Let’s look at some tips on water storage.

Emergency water has a lot to do with sourcing. There are real limits to how much water the average person can store.

The key to successful water storage is sourcing from every aspect that you can. Your water source should not just be a well or a bottle of water. It should be from the sky, the streams, the storage and whatever else you can muster.

Once you have identified a wide variety of water sources, you should focus on how to make that water potable.

The most effective method, without question, is boiling. Of course, it’s not always the best method at the time. Boiling takes time and sometimes using an Aquatab or other means is quicker.

Your home should have some sort of potable water stored on site. It’s very important to have something you can access when you need it.

Water storage at home can be purchased or caught water. Rainwater is a great means of water storage that can stay outside and not take up space in the home. 

A variety of storage methods is where you win the day.

Bonus: Root Cellar That Can Be Used as a Bunker

If you can’t afford the box culvert option you can look into is building a backyard root cellar that can be used as a bunker.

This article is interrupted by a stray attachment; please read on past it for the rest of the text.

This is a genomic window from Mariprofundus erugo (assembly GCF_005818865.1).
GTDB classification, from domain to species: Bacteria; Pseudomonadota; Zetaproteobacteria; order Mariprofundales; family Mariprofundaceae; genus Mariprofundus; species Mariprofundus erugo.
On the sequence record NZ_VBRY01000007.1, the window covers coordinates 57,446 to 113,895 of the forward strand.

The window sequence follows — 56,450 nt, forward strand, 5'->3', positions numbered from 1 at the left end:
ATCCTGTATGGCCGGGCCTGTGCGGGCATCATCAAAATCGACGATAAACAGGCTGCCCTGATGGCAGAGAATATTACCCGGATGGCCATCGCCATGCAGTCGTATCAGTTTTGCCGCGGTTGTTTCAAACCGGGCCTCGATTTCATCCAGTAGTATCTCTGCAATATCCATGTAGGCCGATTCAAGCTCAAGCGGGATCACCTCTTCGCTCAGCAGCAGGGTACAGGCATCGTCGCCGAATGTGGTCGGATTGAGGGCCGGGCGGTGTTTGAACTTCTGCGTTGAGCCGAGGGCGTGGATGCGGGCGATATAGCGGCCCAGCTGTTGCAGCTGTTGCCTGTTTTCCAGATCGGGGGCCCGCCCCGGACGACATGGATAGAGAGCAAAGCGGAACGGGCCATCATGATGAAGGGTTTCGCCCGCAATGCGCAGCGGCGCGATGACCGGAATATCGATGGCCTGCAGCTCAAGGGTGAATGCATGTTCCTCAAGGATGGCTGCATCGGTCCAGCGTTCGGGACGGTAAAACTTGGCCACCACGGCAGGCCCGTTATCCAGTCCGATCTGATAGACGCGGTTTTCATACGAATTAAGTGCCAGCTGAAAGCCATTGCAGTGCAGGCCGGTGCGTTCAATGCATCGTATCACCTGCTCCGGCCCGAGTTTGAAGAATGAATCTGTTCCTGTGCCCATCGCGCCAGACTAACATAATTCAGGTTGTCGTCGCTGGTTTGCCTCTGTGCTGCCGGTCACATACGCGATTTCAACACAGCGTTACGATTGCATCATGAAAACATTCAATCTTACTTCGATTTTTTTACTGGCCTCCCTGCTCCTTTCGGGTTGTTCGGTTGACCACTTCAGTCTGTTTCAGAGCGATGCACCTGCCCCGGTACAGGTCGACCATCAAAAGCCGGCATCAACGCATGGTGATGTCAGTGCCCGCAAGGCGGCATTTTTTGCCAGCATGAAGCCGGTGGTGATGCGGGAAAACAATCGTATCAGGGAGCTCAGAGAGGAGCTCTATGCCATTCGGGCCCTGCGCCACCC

If you want to learn how to build a backyard bunker like your grandparents had, without breaking the bank, then check out Easy Cellar.

Easy Cellar will show you:

Easy Cellar will also show you how a veteran, with only $421, built a small nuclear bunker in his backyard.

This content was originally published here.

Navigational abilities are a must-have during a disaster. If the internet isn’t functioning or you don’t have proper cell signal, you won’t be able to rely on GPS or maps. When SHTF, you will recognize the true value of knowing your surroundings.

Effective disaster navigation skills means being familiar with your area not because your GPS directed you there, but because you’re aware of where this place leads. This isn’t limited to utilizing roads and highways, however: this also means taking advantage of possible shortcuts like alleyways, train tracks, subways, underground tunnels and monuments like buildings, shops and parks. Your navigation skills can be further supplemented by having a physical map of your immediate surroundings in your bug-out bag.